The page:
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Sizing up a Stock's Return
In order to evaluate a company’s profitability, equity investors will often look at various ratios that measure the return on investment that a business generates. These ratios tell investors about the earning power of a company. There are several ways to measure this concept; we will focus on two: Return on Shareholders’ Equity and Return on Total Capital. Return on Shareholders’ Equity is computed by taking Net Profit and dividing it by Net Worth, which is the difference between total assets and total liabilities. Return on Total Capital takes Net Profit and adds in Long-Term Interest (adjusted at the company’s current tax rate) divided by Net Worth as well as the company’s Long-Term Debt. These ratios are located at the bottom of the array on the Value Line page. Trends in these measures can tell a lot about a company’s performance and the skill of its management team. On point, a rising (falling) trend indicates a company with a return on investment that is improving (weakening).
Return on Shareholders’ Equity measures a company’s profitability and shows how much of the profit was derived from money invested by shareholders. This ratio reveals how much has been earned, in percentage terms, for the stockholders. Higher figures are generally desirable, often indicating greater productivity and efficiency. Further, this ratio takes into account both financial leverage and the efficiency of assets. Accordingly, the return on stockholders’ equity calculation provides an investor with information on what profits will be accruing to the equity base.
Return on Total Capital measures the percentage a company earns on its shareholders’ equity and long-term debt obligations. This ratio eliminates the effects of financial leverage and, as a result, generally provides a strong measure of a company’s operating performance. When a company’s Return on Total Capital goes up, there should also be an increase in the Return on Shareholders’ Equity. That’s because management is normally able to earn a higher rate on its long-term borrowings than it pays out in interest expenses. If not, it simply means that the company is borrowing more and paying greater interest but is not earning more for the stockholders on their equity in the company’s assets. Unless a company can earn more than the interest cost of its debt over time, the risk of borrowing is not worthwhile. What’s more, another warning signal investors should watch out for is when the Return on Shareholders’ Equity drops below the Return on Total Capital. This means that earnings on investments funded with borrowed money are not covered by the debt interest payments.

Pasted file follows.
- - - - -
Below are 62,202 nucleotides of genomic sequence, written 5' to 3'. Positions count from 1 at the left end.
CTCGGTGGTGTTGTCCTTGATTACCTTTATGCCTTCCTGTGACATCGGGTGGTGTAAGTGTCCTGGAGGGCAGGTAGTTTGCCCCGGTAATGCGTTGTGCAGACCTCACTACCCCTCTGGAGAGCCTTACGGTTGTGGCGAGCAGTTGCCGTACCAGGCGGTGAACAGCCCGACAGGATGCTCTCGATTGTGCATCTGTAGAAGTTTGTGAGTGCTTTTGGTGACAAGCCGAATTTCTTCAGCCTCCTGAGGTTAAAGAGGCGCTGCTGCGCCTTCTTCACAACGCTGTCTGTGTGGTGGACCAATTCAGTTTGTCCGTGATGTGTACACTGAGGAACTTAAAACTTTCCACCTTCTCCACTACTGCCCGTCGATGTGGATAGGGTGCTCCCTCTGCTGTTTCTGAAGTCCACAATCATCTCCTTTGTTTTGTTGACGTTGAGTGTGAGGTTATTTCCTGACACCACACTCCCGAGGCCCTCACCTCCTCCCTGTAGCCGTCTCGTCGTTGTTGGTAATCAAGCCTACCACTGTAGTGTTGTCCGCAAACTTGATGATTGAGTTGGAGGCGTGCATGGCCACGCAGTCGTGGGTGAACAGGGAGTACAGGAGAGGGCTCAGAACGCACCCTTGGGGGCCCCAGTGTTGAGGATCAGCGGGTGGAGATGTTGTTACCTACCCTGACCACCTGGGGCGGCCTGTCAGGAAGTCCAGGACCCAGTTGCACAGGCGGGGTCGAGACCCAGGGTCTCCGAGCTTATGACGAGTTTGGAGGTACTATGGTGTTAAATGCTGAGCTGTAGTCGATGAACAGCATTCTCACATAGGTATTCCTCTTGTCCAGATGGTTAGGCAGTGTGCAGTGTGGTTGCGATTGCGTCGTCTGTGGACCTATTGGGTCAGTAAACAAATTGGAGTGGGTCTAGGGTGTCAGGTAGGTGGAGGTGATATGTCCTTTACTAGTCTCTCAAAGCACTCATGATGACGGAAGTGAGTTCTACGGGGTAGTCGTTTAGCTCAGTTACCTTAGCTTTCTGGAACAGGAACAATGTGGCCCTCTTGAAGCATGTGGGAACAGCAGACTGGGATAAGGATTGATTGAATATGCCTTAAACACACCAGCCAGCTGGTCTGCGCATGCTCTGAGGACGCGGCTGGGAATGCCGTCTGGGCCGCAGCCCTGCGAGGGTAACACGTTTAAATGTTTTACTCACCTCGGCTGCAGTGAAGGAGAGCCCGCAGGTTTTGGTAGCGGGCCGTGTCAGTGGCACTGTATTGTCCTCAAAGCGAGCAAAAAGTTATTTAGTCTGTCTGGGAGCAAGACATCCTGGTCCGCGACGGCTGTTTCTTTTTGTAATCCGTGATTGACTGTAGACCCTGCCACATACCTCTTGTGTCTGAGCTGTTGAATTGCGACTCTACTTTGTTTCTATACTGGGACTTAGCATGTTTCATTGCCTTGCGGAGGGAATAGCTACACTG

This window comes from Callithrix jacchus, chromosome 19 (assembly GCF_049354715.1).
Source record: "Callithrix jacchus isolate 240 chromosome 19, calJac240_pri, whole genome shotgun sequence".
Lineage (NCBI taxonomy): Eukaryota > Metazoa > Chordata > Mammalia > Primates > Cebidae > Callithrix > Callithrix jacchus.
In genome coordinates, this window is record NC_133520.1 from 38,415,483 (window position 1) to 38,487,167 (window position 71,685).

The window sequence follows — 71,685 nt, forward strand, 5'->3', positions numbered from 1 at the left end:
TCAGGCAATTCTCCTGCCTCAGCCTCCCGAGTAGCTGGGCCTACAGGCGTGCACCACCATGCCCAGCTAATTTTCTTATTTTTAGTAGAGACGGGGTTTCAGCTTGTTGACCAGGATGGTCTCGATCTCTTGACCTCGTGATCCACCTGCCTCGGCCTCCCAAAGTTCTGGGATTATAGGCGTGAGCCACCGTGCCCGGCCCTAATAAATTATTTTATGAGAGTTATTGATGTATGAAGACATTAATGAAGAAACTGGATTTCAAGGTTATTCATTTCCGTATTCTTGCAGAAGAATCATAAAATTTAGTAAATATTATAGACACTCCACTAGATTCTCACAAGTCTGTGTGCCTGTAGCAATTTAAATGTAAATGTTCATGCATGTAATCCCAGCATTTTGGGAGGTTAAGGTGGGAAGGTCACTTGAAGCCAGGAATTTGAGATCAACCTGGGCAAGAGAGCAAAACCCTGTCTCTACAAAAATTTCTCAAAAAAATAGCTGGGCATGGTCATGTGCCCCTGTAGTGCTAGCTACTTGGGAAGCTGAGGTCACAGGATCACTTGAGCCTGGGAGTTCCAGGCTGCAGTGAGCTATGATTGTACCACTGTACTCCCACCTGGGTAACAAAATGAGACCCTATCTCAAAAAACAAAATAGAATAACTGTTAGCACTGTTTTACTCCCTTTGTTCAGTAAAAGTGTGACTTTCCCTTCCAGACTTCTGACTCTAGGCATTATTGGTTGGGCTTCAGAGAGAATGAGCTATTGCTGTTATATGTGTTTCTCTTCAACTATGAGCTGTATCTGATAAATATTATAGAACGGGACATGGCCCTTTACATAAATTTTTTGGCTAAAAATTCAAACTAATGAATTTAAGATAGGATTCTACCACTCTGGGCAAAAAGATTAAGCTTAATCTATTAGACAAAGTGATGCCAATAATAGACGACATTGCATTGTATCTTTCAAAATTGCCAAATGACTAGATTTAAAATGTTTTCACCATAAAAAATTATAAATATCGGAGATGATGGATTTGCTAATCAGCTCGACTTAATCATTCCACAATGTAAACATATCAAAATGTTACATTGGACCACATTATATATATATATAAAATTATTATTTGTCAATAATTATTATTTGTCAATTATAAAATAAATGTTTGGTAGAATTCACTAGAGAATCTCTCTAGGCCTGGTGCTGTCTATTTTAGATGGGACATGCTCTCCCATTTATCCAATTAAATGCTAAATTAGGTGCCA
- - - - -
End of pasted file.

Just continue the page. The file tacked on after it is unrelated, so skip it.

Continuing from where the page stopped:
Investors should look for return on investment ratios above the company’s industry average. This would suggest a company is reinvesting its cash at a higher rate of return than its peers. Additionally, if earnings climb while these ratios decline, it may indicate that the company is having trouble finding attractive investment opportunities for its capital. It may also mean a company is aggressively investing for the long haul, which would mean it may take some time before the company profits from its investments.
Investors usually prefer stocks of businesses that utilize capital the most efficiently. As a result, these two ratios are widely watched. An investor who can identify companies that generate good returns on their assets will often find equities that are well positioned to advance in the future. All in all, analyzing these ratios should comprise just one part of an investors’ stock analysis.